Moreover, we are deeply troubled by the choice of terminology that appears to devalue the lives of Palestinians by making the deaths on the Palestinian side seem less important or serious. For example, a sentence in paragraph 7 of the report states, “… an estimated 1,300 Palestinians lost their lives and 5,300 were injured in the conflict”, and in the same sentence, in reference to Israeli deaths, states, “… and 14 Israelis were killed, and more than 530 injured”. The choice of terminology to report deaths on the Palestinian side as “lost their lives” and for the Israeli side as “were killed” may imply to the reader that the loss of life of the 1,300 Palestinians was simply a result of their own doing without attributing these deaths to a specific action such as killing or military aggression or violence, while it is clearly implied that those on the Israeli side were killed intentionally by the Palestinian side. (It is also important to note that nearly half of those killed on the Israeli side during this period were occupying forces killed by “friendly fire”.)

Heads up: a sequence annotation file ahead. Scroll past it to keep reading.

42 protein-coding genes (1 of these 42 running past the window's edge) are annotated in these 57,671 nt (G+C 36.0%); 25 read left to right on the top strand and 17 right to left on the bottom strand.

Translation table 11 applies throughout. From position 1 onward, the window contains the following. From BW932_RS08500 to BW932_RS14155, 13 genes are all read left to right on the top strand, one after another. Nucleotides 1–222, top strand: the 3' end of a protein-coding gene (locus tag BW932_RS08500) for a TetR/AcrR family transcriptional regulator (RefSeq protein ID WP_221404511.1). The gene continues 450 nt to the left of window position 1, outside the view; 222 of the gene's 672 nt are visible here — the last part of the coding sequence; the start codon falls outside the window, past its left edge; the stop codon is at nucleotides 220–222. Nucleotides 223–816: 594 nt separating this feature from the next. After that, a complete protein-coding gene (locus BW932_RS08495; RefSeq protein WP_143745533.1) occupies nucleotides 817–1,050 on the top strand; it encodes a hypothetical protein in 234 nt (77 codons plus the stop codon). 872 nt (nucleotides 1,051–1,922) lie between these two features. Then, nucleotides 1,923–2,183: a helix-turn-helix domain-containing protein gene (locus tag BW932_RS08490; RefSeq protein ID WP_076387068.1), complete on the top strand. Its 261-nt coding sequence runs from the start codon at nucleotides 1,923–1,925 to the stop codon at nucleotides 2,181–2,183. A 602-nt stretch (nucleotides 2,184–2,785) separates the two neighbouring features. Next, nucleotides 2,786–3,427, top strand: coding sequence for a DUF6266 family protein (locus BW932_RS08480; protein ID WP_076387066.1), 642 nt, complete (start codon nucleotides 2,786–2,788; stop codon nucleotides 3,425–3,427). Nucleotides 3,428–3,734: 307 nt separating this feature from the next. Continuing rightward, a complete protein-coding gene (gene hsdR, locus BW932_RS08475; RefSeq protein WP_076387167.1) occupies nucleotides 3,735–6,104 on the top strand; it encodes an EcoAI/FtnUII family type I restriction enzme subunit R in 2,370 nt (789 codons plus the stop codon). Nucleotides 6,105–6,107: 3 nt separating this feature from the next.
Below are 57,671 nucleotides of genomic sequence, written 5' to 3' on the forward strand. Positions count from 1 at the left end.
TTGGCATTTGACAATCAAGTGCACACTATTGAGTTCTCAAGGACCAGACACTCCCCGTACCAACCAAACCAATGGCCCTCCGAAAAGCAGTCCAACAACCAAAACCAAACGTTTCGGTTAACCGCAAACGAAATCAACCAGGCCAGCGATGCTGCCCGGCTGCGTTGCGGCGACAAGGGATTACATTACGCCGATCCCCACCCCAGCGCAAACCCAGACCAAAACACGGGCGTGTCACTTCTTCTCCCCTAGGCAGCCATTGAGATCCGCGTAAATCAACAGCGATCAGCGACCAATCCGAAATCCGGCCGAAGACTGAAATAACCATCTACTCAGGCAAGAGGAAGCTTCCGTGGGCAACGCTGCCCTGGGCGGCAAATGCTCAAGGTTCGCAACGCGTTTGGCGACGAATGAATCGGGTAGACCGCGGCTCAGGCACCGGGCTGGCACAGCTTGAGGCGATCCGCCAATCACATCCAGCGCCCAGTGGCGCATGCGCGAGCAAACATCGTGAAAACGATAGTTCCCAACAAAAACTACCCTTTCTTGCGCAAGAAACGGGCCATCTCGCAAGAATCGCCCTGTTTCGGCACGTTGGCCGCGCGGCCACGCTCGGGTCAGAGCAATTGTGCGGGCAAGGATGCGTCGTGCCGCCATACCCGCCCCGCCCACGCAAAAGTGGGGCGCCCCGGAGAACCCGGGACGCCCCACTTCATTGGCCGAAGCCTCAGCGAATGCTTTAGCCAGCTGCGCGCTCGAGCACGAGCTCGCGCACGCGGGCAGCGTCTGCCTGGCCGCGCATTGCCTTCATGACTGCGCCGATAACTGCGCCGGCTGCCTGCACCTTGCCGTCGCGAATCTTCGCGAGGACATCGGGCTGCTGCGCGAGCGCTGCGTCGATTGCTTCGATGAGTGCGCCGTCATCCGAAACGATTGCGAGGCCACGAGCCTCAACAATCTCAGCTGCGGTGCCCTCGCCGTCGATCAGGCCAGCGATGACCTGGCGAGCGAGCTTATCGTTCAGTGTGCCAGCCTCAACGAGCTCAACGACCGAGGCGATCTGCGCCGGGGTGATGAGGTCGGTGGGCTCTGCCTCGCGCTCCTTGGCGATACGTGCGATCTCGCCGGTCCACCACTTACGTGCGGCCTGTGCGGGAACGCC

This point seems even more distressing because the language used to detail so-called “honour killings”, for which the report states that figures are not available, is that these killings “should be strongly condemned. Perpetrators of all forms of violence against women should be prosecuted, and any climate of impunity surrounding such offences should be eliminated”. While we fully concur with this statement, we find it disconcerting that the reporting on the deliberate criminal policies and actions of Israel, the occupying Power, and the magnitude of its violations against the Palestinian people, which also include war crimes, never utilizes the same strong and appropriate terminology.
In light of the above and in light of the actual facts and the reality of the situation on the ground, we believe it is imperative that this trend of distorting the situation on the ground in the Occupied Palestinian Territory, including East Jerusalem, and the failure to place the situation in the context of occupation in reports by the United Nations, including those of the Secretary-General, must be rectified and corrected in future reports.
We would like to kindly request that the present letter be distributed as a document of the Commission on the Status of Women in order to publicly place our concerns and position regarding the current report of the Commission on record.